Etiology

For nearly 80% of patients with epilepsy, the underlying etiology is unknown. The most common recognized causes of epilepsy are head trauma and stroke. Developmental and genetic defects are the cause of about 5% of cases of epilepsy. CNS tumors, CNS infections, and neurodegenerative diseases are other common causes. Other important causes of epilepsy are HIV infection or neurocysticercosis infection, primarily occurring in Latin America.

Isolated seizures that are not epilepsy can be caused by stroke, CNS trauma, CNS infections, metabolic disturbances (e.g., hyponatremia, hypoglycemia), and hypox-ia. If these underlying causes of seizures are not corrected, they may lead to the development of recurrent seizures or epilepsy. Medications can also cause seizures. Some drugs that are commonly associated with seizures include tramadol, bupropri-on, theophylline, some antidepressants, some antipsychotics, amphetamines, cocaine, imipenem, lithium, excessive doses of penicillins or cephalosporins, and sympathomimetics or stimulants.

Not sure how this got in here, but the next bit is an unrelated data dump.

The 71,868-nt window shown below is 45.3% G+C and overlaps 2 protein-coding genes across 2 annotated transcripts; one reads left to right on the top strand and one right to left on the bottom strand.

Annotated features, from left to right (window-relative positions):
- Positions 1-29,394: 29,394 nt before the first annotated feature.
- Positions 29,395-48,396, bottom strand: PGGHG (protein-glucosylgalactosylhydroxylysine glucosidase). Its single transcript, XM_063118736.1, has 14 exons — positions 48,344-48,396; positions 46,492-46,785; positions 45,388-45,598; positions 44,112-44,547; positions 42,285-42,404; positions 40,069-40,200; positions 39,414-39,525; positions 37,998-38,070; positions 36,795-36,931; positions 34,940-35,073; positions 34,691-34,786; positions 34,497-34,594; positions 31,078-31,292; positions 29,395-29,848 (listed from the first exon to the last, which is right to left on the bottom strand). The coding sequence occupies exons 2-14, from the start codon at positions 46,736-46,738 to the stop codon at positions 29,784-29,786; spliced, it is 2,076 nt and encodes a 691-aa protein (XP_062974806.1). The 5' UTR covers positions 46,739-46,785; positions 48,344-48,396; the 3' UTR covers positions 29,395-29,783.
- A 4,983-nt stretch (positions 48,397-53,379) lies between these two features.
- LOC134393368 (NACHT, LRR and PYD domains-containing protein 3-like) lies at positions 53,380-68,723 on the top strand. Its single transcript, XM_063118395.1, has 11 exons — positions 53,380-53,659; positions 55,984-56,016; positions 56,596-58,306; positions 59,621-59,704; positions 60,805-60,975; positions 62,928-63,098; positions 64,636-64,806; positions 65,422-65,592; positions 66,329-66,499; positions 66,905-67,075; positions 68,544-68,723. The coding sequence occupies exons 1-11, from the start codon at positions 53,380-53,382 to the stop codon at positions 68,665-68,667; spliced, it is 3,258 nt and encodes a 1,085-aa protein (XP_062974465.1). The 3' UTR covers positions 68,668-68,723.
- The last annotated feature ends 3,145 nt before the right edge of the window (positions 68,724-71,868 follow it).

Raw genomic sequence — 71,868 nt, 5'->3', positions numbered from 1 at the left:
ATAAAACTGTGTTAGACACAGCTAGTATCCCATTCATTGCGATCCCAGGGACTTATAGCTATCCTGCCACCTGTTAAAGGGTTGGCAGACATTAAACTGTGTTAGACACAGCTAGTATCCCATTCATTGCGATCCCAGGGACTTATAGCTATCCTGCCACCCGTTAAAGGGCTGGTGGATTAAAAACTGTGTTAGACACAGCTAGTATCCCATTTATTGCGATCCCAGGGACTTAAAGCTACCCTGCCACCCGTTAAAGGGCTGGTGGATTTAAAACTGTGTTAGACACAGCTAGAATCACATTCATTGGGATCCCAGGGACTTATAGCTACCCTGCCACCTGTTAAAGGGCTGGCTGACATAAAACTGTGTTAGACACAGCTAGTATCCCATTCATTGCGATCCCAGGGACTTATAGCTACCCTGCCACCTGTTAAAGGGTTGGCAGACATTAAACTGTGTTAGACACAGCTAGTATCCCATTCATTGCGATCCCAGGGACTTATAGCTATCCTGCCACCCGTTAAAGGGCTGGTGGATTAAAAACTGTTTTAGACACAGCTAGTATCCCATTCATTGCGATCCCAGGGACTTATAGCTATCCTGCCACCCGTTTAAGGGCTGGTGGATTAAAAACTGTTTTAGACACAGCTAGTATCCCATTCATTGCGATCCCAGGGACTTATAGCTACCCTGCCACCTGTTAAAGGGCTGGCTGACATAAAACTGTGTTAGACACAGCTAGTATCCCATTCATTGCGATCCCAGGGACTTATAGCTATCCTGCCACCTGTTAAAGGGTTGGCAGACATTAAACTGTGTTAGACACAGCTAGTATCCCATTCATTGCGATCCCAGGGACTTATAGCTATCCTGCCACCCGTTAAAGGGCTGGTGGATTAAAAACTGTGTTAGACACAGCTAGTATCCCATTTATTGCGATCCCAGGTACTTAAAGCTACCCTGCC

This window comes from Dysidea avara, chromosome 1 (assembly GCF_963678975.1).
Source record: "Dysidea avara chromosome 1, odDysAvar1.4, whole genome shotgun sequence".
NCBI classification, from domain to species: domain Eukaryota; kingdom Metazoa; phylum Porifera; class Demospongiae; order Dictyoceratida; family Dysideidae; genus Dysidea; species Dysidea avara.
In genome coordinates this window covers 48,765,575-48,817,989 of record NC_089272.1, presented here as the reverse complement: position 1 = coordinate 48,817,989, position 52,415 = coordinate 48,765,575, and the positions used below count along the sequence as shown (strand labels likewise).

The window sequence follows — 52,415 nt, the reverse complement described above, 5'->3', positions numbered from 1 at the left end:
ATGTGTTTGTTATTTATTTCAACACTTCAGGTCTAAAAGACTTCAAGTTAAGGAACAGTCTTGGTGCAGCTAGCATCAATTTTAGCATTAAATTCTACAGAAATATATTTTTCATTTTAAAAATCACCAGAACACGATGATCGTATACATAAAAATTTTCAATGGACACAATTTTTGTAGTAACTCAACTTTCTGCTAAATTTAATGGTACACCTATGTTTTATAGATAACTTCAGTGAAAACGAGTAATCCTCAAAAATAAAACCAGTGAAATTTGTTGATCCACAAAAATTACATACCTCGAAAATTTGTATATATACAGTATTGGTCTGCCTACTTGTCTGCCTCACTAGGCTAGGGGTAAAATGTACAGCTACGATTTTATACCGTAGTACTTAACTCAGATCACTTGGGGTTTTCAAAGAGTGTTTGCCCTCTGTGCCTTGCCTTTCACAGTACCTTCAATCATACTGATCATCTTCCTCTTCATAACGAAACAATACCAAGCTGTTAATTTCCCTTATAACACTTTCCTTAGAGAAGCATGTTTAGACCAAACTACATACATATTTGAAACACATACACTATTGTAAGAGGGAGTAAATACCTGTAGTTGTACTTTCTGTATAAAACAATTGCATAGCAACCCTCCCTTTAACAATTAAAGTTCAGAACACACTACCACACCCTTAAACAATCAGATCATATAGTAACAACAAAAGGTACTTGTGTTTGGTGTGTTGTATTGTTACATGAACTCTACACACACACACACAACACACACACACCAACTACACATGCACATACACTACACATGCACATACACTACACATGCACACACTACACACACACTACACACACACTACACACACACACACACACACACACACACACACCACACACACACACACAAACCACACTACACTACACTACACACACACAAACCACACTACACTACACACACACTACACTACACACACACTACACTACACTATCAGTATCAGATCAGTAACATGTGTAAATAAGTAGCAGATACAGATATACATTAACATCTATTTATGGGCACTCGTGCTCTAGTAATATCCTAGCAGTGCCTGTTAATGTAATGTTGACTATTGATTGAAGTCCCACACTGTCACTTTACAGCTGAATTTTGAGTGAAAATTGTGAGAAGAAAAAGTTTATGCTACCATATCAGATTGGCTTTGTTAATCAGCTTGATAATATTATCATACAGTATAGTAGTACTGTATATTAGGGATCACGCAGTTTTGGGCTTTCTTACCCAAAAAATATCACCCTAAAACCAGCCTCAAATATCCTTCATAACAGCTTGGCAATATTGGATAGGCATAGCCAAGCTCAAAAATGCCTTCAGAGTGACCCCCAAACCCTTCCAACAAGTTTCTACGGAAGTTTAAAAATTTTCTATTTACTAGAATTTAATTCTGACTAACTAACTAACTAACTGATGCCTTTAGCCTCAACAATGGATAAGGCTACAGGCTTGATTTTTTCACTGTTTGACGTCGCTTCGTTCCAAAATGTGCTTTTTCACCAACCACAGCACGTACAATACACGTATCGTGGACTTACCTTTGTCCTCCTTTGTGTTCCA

Coping with Asthma

Coping with Asthma

If you suffer with asthma, you will no doubt be familiar with the uncomfortable sensations as your bronchial tubes begin to narrow and your muscles around them start to tighten. A sticky mucus known as phlegm begins to produce and increase within your bronchial tubes and you begin to wheeze, cough and struggle to breathe.

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